The Canadian aerospace firm Bombardier is reportedly considering selling off some of its operations and taking on fresh investment.
Bombardier (BDRAF) is having a tough time at the moment, thanks to the U.S. Department of Commerce’s preliminary decision to hit it with tariffs of 219% after rival Boeing (BA) complained Bombardier was dumping its planes in the American market. The U.S. International Trade Administration then slapped an extra tariff on top of that, taking the total to 300%.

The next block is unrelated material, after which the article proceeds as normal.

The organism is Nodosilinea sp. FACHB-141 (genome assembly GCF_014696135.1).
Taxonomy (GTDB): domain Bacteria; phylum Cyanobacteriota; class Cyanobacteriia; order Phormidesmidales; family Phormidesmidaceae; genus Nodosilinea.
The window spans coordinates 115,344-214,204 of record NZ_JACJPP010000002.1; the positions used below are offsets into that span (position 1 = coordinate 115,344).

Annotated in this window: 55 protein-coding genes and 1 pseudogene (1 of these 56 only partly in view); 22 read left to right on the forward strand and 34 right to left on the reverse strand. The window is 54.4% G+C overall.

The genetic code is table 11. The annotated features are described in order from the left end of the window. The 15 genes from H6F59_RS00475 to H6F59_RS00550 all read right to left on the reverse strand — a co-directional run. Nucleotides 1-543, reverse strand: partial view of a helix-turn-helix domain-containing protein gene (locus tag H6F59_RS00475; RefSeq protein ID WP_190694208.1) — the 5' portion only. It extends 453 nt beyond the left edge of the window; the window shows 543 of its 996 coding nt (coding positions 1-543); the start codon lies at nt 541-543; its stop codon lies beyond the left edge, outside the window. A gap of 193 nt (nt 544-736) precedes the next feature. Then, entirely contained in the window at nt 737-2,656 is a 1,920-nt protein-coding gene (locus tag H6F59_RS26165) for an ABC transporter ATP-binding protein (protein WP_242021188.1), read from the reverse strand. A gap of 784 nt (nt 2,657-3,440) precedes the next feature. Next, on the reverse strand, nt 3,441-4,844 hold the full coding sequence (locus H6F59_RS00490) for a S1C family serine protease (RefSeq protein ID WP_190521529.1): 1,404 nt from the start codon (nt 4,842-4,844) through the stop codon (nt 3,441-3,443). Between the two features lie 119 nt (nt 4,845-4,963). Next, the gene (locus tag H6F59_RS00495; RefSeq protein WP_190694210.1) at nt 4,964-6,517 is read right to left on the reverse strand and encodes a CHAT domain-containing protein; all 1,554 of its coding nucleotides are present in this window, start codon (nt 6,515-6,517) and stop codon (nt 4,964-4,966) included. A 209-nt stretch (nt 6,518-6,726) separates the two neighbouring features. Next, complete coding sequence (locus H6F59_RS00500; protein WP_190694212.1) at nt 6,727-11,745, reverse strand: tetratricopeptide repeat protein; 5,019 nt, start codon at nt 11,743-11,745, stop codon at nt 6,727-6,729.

Delta Air Lines (DAL), whose $5 billion purchase of 75 Bombardier CSeries jets kicked off the fuss, has refused to pay the tariff. That means the sale is in doubt, and—with the CSeries line having already come in two years late and $2 billion over budget—Bombardier needs cash.
According to a Bloomberg report, the company is now looking at raising funds by selling off lines such as its Q400 turboprop and CRJ regional jet. The report comes just a couple weeks after the firm inked its largest-yet Q400 order—India’s SpiceJet will take 50 of the aircraft for up to $1.7 billion.
The report also suggested that Bombardier might be open to a new partnership with another aerospace company.
The company told Fortune that is does not comment on market rumors or speculation, as a matter of policy.